I have little hope that such extreme viewpoints from a religion that does not embrace tolerance towards other faiths will be able to create a peaceful outcome. The emergence of democracy will be viewed as being contrary to their narrow religious agendas.

    Not only do we have inter faith conflict but also centuries of Islamic and Christian warring to overcome. The proponents of democracy are an eroding . threat to the traditional powers of the clerics and religious doctrine that has dominated for centuries.

    The emergence of liberation will be severely opposed. The conflict between Sunni and Shia is not declining. The new role of women is also threatening to the mainly male proponents of violence.Democracy was their buzz word ,the reality and the current post conflict hardship may well cause the emergence of more radical groups ,many anxious to repress freedom and the new role of of women.

    We can only hope that the spirit that promoted the move for freedom will prevail. It is naive to presume that our values are going to be accepted by many traditional Arabs.

    .

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  4. anon says:

    Perhaps a better word would have been democratic values rather than ours in the final sentence. Much of the decadence of western society does not help the current situation.

    1. James Attewell says:

      yes, there’s a lot wrong with the world and although militaristic cultures can have a lot of cruelty in them it’s also true that money obsessed cultures can also be inconsiderate in other ways, I think it’s sort of human nature, it doesn’t take a lot of motivation for people to be selfish but we tend to want to be compensated for doing anything considerate so inevitably people are more selfish than considerate.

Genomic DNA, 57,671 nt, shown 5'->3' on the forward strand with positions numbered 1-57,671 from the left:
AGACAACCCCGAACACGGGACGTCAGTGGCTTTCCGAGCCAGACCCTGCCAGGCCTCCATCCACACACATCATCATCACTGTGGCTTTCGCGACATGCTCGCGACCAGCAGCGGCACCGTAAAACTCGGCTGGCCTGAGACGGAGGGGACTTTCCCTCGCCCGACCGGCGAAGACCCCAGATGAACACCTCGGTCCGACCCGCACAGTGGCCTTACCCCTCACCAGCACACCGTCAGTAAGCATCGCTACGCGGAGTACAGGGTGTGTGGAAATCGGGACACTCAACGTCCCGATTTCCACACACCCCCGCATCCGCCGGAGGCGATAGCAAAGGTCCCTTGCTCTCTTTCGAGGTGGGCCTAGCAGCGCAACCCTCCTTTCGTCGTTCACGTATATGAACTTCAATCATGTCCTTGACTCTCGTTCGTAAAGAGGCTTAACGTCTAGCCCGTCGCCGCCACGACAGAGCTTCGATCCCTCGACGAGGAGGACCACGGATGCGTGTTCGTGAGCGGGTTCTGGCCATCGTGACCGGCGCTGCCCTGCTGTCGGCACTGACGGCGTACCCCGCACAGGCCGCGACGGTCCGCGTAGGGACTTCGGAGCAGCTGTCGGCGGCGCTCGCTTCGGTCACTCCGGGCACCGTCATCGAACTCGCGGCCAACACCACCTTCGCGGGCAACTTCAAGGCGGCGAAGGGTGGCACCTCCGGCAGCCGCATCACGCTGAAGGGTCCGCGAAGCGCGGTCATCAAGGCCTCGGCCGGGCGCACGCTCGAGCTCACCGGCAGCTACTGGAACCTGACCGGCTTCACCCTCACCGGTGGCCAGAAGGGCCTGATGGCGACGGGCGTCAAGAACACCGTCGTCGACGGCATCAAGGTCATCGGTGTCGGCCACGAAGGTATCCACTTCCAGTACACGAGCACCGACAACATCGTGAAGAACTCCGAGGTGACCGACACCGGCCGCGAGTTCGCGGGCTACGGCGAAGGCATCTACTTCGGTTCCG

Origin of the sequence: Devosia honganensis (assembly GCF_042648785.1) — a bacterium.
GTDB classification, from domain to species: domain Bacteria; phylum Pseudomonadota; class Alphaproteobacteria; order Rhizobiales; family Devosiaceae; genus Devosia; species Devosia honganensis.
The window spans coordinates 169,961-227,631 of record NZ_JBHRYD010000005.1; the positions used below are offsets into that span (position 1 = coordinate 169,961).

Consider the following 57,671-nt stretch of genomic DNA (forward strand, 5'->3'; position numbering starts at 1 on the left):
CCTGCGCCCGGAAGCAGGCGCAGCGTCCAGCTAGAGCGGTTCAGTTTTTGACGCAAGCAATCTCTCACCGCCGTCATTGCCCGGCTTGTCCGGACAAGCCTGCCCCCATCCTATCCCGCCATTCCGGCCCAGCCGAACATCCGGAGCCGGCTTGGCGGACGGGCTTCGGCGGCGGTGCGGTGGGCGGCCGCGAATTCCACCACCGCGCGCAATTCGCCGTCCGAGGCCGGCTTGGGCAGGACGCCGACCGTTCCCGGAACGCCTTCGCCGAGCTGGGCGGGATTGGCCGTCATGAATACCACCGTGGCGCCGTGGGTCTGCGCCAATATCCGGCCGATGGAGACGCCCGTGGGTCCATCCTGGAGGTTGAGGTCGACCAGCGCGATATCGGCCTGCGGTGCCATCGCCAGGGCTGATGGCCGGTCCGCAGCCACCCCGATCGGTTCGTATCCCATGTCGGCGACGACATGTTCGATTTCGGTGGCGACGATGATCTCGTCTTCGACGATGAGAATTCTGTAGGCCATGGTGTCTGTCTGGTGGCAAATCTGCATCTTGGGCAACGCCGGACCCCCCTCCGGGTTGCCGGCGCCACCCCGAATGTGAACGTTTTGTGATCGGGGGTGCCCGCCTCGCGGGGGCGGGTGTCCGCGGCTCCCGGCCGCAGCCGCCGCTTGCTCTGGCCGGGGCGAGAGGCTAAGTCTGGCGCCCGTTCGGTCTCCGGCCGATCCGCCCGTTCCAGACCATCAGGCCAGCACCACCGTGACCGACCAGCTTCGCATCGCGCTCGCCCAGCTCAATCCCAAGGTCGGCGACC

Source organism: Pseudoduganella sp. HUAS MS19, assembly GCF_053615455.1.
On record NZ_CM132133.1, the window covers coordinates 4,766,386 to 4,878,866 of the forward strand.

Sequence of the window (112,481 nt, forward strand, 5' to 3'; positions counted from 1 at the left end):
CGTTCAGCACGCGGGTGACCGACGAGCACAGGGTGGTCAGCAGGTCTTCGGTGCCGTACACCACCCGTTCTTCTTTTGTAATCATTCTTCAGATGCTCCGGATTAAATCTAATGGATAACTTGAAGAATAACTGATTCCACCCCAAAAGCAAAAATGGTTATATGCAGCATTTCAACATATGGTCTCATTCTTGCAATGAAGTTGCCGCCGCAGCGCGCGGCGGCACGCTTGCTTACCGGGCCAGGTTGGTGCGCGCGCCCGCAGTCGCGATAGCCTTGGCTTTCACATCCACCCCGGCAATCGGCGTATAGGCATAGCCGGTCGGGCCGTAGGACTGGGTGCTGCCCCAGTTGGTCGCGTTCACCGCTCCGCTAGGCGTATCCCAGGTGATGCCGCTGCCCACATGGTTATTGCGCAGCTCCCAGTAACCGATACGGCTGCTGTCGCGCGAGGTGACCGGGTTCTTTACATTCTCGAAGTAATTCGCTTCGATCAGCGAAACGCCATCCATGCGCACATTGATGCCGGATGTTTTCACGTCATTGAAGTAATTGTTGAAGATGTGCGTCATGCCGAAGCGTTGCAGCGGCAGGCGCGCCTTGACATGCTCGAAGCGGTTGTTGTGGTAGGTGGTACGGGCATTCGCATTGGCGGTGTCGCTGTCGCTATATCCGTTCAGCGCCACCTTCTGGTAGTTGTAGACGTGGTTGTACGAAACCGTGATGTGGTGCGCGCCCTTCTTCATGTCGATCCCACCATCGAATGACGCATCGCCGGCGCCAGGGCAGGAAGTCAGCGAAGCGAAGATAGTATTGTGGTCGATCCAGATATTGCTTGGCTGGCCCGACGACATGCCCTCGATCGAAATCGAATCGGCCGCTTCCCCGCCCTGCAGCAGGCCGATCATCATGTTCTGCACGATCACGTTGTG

5. Sorm says:

    Dear OldCynic, Your heartfelt wiehss are both congratulatory & serious. I think I understand the dangers you speak of. In my humble opinion, your last bit wishing Libya doesn’t have anything to do with multinational companies, etc., cannot be realized for many solid reasons. Besides legal obligations of old & new contracts, Finance & Business binds all nations to each other. There are more than 75,000 multinational companies. That total doesn’t account four all these companies myriad of subsidiaries. If one were to draw a diagram of the connections, you would have a picture of spaghetti the length of a football field. This is the reality Libya, or any other nation, builds in. They must hookup to the Financial & Business Grid if you will, with all the pluses, minus & risks associated. And there are *many* of each. Multinational Corporation is a very broad phrase. A standard definition of it is Any corporation or enterprise that manages production or delivers services in more than one country. A company that has it’s management in a 1 home country & everything else in other countries, including po production & sales market, is referred to as an International Corporation . These businesses are here to stay & will grow more and more complex overtime. The world is getting smaller. Regarding the IMF, your point is well-taken, but Libya could go that route if it MUST. It’s oil industry is a mess & they have a lot of rebuilding & new construction to deal with. It will take time. It will take lots of money. If they don’t have it .In any event, I think it’s wonderful you care about this incredible country & it’s horrible path to liberation. Have u ever seen/heard/read about anything like the Libyan Revolution?